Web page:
• The group of ${\displaystyle p}$ -adic integers ${\displaystyle \mathbb {Z} _{p}}$  under addition is profinite (in fact procyclic). It is the inverse limit of the finite groups ${\displaystyle \mathbb {Z} /p^{n}\mathbb {Z} }$  where ${\displaystyle n}$  ranges over all natural numbers and the natural maps ${\displaystyle \mathbb {Z} /p^{n}\mathbb {Z} \to \mathbb {Z} /p^{m}\mathbb {Z} }$  for ${\displaystyle n\geq m.}$  The topology on this profinite group is the same as the topology arising from the ${\displaystyle p}$ -adic valuation on ${\displaystyle \mathbb {Z} _{p}.}$
• The group of profinite integers ${\displaystyle {\widehat {\mathbb {Z} }}}$  is the profinite completion of ${\displaystyle \mathbb {Z} .}$  In detail, it is the inverse limit of the finite groups ${\displaystyle \mathbb {Z} /n\mathbb {Z} }$  where ${\displaystyle n=1,2,3,\dots }$  with the modulo maps ${\displaystyle \mathbb {Z} /n\mathbb {Z} \to \mathbb {Z} /m\mathbb {Z} }$  for ${\displaystyle m\,|\,n.}$  This group is the product of all the groups ${\displaystyle \mathbb {Z} _{p},}$  and it is the absolute Galois group of any finite field.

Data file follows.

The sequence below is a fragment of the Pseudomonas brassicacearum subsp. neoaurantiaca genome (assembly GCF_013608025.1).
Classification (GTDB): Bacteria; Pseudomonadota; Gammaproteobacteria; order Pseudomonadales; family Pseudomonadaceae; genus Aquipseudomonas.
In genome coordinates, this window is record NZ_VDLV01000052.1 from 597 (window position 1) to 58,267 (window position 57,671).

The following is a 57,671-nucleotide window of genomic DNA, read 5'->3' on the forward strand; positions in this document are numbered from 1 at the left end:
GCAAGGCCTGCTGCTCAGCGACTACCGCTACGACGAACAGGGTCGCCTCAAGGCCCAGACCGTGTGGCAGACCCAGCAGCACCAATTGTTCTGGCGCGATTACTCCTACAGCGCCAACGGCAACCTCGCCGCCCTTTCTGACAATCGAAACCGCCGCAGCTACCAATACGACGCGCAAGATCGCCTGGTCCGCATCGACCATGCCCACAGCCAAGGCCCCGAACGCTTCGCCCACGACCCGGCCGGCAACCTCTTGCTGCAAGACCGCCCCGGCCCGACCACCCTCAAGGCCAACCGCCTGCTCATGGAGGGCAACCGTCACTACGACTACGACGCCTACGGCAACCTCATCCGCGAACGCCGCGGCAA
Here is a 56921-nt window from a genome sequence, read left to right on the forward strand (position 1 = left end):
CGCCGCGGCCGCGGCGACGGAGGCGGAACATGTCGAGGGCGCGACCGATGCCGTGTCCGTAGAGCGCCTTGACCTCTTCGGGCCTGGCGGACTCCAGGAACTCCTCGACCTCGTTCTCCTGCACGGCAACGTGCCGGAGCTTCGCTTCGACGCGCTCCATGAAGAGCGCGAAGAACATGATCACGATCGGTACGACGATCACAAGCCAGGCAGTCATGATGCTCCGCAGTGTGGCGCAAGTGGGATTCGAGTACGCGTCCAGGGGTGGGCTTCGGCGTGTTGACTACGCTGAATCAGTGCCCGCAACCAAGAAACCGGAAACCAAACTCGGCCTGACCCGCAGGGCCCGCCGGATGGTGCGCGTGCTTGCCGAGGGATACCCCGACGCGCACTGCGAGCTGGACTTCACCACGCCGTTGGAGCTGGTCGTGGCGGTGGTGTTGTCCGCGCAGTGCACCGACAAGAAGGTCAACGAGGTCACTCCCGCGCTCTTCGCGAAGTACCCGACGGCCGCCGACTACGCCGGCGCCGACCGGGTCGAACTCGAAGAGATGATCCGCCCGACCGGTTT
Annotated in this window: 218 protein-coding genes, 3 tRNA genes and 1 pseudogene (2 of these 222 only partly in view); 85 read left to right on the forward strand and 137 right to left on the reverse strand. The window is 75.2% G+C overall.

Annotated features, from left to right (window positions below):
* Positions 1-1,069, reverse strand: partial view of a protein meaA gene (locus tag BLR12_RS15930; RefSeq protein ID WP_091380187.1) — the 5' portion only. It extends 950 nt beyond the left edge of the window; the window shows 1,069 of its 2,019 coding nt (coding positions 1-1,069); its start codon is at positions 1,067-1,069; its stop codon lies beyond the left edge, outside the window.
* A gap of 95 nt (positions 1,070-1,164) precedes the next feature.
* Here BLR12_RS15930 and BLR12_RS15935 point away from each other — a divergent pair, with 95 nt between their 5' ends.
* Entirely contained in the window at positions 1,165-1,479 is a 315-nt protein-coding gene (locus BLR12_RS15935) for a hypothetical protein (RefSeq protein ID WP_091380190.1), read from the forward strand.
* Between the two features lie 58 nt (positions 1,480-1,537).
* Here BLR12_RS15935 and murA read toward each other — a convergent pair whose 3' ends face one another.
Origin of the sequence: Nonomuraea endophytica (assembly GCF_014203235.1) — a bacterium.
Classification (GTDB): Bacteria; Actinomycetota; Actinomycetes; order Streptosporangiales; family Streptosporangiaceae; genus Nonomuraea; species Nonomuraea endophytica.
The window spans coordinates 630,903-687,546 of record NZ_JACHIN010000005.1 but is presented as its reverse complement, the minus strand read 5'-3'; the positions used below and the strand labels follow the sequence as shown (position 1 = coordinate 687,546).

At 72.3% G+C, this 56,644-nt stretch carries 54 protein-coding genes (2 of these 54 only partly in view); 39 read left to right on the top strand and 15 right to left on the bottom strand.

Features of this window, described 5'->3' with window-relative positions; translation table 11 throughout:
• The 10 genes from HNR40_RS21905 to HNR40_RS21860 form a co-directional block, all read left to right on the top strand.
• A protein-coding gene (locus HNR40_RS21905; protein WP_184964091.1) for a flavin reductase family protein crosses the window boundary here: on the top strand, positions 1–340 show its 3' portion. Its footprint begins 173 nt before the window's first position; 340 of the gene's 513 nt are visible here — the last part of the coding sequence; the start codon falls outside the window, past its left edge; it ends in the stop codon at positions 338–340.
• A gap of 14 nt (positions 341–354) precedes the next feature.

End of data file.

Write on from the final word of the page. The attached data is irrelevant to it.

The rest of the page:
• The Galois theory of field extensions of infinite degree gives rise naturally to Galois groups that are profinite. Specifically, if ${\displaystyle L/K}$  is a Galois extension, consider the group ${\displaystyle G=\operatorname {Gal} (L/K)}$  consisting of all field automorphisms of ${\displaystyle L}$  that keep all elements of ${\displaystyle K}$  fixed. This group is the inverse limit of the finite groups ${\displaystyle \operatorname {Gal} (F/K),}$  where ${\displaystyle F}$  ranges over all intermediate fields such that ${\displaystyle F/K}$  is a finite Galois extension. For the limit process, the restriction homomorphisms ${\displaystyle \operatorname {Gal} (F_{1}/K)\to \operatorname {Gal} (F_{2}/K)}$  are used, where ${\displaystyle F_{2}\subseteq F_{1}.}$  The topology obtained on ${\displaystyle \operatorname {Gal} (L/K)}$  is known as the Krull topology after Wolfgang Krull. Waterhouse (1974) showed that every profinite group is isomorphic to one arising from the Galois theory of some field ${\displaystyle K,}$  but one cannot (yet) control which field ${\displaystyle K}$  will be in this case. In fact, for many fields ${\displaystyle K}$  one does not know in general precisely which finite groups occur as Galois groups over ${\displaystyle K.}$  This is the inverse Galois problem for a field ${\displaystyle K.}$  (For some fields ${\displaystyle K}$  the inverse Galois problem is settled, such as the field of rational functions in one variable over the complex numbers.) Not every profinite group occurs as an absolute Galois group of a field.[6]